Mark deCastrique (The Five Owls, (Vol. 17, No. 1))
Cornelia Funke is a popular German author whose novel The Thief Lord marks her debut in the United States. Brought to the English-reading world by the original publisher of J. K. Rowling, The Thief Lord creates a wonderfully rich tale of mystery and magic with theme, plot, character, and setting marvelously entwined by this skilled writer. Recently orphaned, twelve-year-old Prosper and his five-year-old brother Bo are on the run from their aunt. She wishes to adopt little Bo but intends to send Prosper away to boarding school. In a desperate attempt to stay together, the boys have escaped from Hamburg to Venice, the city their late mother described in her bedtime stories. They are rescued by a gang of street urchins who follow the instructions of a mysterious youth who calls himself the Thief Lord. All of the children find their longing for belonging satisfied by the caring community they have established in an abandoned movie theatre. However, their security is as illusory as the films that once flickered on the tattered screen. A quirky, well-meaning detective uncovers the truth of the Thief Lord, and the revelation destroys the trust that bound the group together. In the novel, Venice is more than setting. Its mystique and lore become another character, contributing to the plot and providing the impetus for the magical resolution which flows naturally from the legends of the ancient city. Funke's chapter drawings and reference maps add to the charm of the tale and enrich the strong sense of place that pervades the story. In the end, the children must unite with sympathetic adults in a quest to not only protect Prosper and Bo but also to provide the sanctity and security each of them desires. The theme of belonging expands until it transforms into the nature of childhood itself, and the Thief Lord must make the ultimate steal in an attempt to find his place in the world. Intelligently written and plotted, The Thief Lord is a story in which the fantastic illustrates the value of our common, day-to-day relationships with family and friends. The novel has the power to spark the imagination of young readers for years to come. 2002, Scholastic, $16.95. Ages 9 to 12.
Tanya Tullos (The Lorgnette - Heart of Texas Reviews (Vol. 15, No. 3))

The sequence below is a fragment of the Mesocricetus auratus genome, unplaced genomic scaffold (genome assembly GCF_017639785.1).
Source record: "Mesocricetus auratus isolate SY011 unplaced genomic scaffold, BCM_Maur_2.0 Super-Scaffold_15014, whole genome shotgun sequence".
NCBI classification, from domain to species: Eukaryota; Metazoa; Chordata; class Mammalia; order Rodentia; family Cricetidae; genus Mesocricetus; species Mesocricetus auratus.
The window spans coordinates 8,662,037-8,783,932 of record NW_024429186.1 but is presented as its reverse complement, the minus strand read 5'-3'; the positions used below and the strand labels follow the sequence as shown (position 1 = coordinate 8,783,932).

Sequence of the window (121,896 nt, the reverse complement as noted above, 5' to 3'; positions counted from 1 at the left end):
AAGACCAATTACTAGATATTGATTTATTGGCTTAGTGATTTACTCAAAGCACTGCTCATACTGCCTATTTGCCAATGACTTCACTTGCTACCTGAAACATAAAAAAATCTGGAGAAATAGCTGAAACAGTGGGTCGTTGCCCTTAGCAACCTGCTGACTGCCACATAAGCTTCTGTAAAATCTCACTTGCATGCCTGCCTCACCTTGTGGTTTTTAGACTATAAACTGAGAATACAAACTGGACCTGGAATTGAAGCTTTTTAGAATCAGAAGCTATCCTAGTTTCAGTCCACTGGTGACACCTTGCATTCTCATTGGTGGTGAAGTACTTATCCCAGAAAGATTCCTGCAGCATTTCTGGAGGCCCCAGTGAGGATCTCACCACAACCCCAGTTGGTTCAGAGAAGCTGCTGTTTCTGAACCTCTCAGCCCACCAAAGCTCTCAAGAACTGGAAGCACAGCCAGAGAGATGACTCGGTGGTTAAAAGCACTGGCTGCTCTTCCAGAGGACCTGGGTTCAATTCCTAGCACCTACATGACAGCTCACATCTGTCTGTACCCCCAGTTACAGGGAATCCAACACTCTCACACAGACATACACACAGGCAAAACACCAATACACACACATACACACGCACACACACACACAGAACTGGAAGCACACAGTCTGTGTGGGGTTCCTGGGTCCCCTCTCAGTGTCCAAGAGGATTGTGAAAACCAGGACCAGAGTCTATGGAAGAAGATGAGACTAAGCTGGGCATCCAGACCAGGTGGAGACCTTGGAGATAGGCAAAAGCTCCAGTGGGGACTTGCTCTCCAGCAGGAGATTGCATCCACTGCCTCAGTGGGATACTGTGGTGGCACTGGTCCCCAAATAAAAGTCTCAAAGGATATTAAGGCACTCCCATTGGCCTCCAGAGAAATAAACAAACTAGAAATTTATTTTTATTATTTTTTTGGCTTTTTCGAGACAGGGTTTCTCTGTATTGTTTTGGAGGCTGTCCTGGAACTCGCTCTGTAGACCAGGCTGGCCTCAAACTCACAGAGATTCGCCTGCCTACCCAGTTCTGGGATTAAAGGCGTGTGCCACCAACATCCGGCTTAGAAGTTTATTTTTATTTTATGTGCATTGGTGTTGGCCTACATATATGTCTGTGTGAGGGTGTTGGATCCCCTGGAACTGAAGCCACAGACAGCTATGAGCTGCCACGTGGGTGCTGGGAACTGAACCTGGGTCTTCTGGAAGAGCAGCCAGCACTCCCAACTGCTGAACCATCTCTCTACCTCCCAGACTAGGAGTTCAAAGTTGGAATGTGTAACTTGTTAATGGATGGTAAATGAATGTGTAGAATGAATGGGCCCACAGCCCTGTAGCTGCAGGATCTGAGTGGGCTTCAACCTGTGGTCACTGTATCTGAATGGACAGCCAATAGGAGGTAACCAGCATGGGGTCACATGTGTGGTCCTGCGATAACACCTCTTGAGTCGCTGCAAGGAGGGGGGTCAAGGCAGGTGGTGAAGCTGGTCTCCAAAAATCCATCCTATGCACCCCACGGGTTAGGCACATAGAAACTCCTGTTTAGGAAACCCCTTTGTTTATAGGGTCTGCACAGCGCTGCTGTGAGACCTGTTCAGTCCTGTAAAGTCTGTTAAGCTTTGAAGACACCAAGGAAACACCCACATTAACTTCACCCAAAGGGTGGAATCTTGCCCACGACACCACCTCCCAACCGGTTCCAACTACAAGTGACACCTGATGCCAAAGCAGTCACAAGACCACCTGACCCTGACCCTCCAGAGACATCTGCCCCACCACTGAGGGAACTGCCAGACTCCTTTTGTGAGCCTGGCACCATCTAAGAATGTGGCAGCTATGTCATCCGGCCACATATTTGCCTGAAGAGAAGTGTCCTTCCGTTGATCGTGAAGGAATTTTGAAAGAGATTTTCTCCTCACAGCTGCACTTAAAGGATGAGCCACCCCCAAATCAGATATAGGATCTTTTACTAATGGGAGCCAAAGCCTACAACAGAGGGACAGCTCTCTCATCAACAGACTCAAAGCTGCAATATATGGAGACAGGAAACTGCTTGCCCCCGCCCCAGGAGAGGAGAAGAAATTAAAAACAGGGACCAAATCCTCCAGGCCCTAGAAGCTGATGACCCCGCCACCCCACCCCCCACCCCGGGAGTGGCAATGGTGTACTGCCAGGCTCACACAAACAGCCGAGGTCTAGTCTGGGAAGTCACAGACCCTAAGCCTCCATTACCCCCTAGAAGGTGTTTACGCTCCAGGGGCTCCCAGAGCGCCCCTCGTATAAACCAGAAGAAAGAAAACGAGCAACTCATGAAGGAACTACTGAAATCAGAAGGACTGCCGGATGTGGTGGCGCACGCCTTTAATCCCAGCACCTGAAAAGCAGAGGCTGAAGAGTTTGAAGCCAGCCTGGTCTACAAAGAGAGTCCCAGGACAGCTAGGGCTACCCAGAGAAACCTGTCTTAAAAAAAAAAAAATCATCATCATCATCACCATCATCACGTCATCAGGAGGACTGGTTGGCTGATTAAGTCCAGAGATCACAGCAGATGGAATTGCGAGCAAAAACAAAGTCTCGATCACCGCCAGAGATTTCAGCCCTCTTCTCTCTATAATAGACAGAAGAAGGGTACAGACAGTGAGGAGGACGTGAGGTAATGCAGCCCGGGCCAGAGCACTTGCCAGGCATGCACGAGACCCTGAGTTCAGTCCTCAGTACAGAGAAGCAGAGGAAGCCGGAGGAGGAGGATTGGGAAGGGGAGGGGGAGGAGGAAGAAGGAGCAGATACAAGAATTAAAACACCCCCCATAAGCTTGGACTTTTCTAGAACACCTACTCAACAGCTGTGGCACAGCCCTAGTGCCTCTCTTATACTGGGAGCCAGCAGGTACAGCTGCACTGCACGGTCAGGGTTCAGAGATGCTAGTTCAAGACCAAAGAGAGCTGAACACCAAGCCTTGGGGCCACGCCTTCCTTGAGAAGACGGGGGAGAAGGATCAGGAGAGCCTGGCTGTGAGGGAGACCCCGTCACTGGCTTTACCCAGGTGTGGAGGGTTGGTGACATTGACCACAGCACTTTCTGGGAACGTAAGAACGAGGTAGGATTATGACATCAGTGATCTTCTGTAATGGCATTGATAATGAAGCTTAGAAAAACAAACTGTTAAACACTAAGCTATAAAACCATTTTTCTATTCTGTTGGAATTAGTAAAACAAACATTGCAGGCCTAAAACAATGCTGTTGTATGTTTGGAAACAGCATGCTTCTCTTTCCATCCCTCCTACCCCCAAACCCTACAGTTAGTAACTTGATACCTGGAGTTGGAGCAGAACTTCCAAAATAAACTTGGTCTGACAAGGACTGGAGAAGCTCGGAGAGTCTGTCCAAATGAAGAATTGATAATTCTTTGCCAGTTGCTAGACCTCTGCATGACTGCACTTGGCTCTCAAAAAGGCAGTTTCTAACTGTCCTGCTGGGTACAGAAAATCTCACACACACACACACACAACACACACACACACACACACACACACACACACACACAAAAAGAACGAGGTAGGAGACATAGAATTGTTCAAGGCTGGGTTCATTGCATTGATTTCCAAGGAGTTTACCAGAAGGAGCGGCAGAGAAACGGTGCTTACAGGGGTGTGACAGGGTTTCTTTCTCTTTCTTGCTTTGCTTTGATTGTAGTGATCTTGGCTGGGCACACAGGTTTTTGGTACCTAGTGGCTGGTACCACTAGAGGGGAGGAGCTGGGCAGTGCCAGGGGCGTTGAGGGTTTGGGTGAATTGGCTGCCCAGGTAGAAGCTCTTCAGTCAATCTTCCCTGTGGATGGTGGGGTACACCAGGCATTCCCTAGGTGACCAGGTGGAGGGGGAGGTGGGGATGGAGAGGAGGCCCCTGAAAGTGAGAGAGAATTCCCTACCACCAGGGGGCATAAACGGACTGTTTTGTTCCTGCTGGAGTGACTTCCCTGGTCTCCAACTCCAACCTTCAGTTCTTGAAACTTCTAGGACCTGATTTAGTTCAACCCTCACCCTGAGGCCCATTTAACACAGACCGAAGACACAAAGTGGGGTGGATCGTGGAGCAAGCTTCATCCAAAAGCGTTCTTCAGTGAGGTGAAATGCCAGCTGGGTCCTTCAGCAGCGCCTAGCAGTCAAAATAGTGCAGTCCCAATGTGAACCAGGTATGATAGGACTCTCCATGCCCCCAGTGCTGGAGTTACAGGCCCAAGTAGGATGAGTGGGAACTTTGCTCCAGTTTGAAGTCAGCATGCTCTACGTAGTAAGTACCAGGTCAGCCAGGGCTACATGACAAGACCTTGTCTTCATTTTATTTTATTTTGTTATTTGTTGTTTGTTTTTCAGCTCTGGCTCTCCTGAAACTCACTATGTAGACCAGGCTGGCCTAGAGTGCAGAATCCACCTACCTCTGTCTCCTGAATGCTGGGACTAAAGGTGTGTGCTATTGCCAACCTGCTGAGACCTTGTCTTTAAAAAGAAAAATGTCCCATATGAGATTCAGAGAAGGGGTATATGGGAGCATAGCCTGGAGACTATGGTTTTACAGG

Bo, age five, and Prosper, age twelve, have run away from the aunt who does not want them to go to the Venice of their dead mother's dreams. The Thief Lord, leader of a group of street urchins, helps them survive. But, even the Thief Lord's fantasy and realities are much different than the boys expect. With a detective hot on their trail, the boys engage in a series of escapades in the shadows of canals and old buildings. The children discover a magical merry-go-round that can make riders older or younger depending on how it turns. Those who ride it are never the same. A well-written fantasy and the winner of several European children's literature awards, THE THIEF LORD provides an awesome cast of characters. From Aunt Esther to Ernesto Barbarossa to Ida Sparento to Victor Getz, readers will find villains and heroes as memorable as those in classic children's books. The children themselves--Hornet, Riccio, Mosca, Scipio, Prosper, and Bo--are all very different but must work together not only to survive but also to make their own happy endings. Fiction. Grades 5 and up. 2002, Chicken House, 249p., $16.95. Ages 10 up.
Kevin Beach (VOYA, April 2003 (Vol. 26, No. 1))
This German best-selling children's author creates a delightful tale that borrows a little from Oliver Twist and a bit from the magic of the Harry Potter books. A good-hearted private investigator is hired by a somewhat villainous couple to find their orphaned nephews. Fearing that the couple will separate them and actually only want them for their inheritance, the boys have run away to Venice, where they have the good fortune to fall amongst a tight group of street urchins, who often make ends meet through petty theft and cons. They live comfortably in an abandoned theater, benefactors of a mysterious masked boy who calls himself the Thief Lord. He often supplies them with food and expensive goods to hock. Life gets complicated when the children are hired by a sinister old man to retrieve a wooden wing from an old woman's home just as the investigator discovers the hideaway. What is the secret of the wing? Who is the old woman? All is resolved as the Thief Lord is unmasked, the boys outwit their aunt with the help of the PI, and the wing is restored to its mystical origins with some dire consequences. The magical city of Venice is used to full advantage. The characters are richly and realistically drawn-the good guys are not always good and the bad not really so bad. This satisfying, twisting tale is for upper elementary readers who enjoy a dab of magic surrounded by a charming story. VOYA CODES: 5Q 4P M J (Hard to imagine it being any better written; Broad general YA appeal; Middle School, defined as grades 6 to 8; Junior High, defined as grades 7 to 9). 2002 (orig. 2000), Scholastic, 349p, $16.95. Ages 11 to 15.
|Language||Call Number||LCCN||Dewey Decimal||ISBN/ISSN|
|English (eng)||PZ7.F96624 Th 2002